copyright 2001; Random House publishers, New York; hardbound in ebony boards with silver lettering along spine; very good condition with unmarked pages; dust jacket very good.
Don't Let's Go to the Dogs Tonight, a memoir of life with Alexandra Fuller and her family on a farm in Rhodesia (now Zimbabwe.) After the Rhodesian Bush War ended in 1980, the Fullers moved to Malawi, and then to Zambia. Don't Let's Go to the Dogs Tonight won the Winifred Holtby Memorial Prize in 2002, was a New York Times Notable Book for 2002 and a finalist for The Guardian's First Book Award, an award given to the best regional novel of the year.
Alexandra Fuller's book tells the story of her family of white Zimbabwean tenant farmers in the years before and after Independence. These are not the wealthy landowners demonised by the present Zimbabwean government; they struggle to make a living off the land, as well as the usual hazards of the African bush, they fear landmines and attacks by guerrillas crossing the border from Mozambique. During the civil war, their parents join the police reserve.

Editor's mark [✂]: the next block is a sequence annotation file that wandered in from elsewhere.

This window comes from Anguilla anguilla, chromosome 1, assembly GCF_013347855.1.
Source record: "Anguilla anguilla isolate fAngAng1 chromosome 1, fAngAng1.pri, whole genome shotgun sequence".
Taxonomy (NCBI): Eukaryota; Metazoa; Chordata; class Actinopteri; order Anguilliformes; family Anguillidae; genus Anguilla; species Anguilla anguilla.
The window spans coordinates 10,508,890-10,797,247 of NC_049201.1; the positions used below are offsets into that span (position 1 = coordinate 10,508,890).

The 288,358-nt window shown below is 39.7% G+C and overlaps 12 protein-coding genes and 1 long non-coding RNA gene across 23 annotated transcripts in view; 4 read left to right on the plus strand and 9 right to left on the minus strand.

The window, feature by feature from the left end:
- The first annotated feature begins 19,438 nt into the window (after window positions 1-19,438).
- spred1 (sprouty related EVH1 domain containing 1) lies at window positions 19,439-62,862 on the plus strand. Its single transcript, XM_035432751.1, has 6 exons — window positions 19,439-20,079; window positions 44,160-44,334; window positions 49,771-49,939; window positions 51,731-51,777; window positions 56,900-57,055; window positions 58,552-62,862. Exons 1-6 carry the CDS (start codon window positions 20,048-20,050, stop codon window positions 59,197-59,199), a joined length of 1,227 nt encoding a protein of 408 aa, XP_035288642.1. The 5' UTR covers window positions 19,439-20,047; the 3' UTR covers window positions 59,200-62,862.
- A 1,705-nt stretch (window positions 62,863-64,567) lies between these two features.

Bobo and her sister are warned not to come into their parents' bedroom in the night because they sleep with loaded guns. Then at Independence (1980), Bobo and her classmates are stunned to see black pupils far wealthier and more sophisticated than them joining their elite high school. Their farm is seized by the new government and awarded to political cronies under a land distribution programme and they move south to a much harsher ranch, where their diet is based on impala and brackish water from a borehole that is strictly rationed.
From Zimbabwe, the Fullers move to Malawi, where they are closely watched by government agents...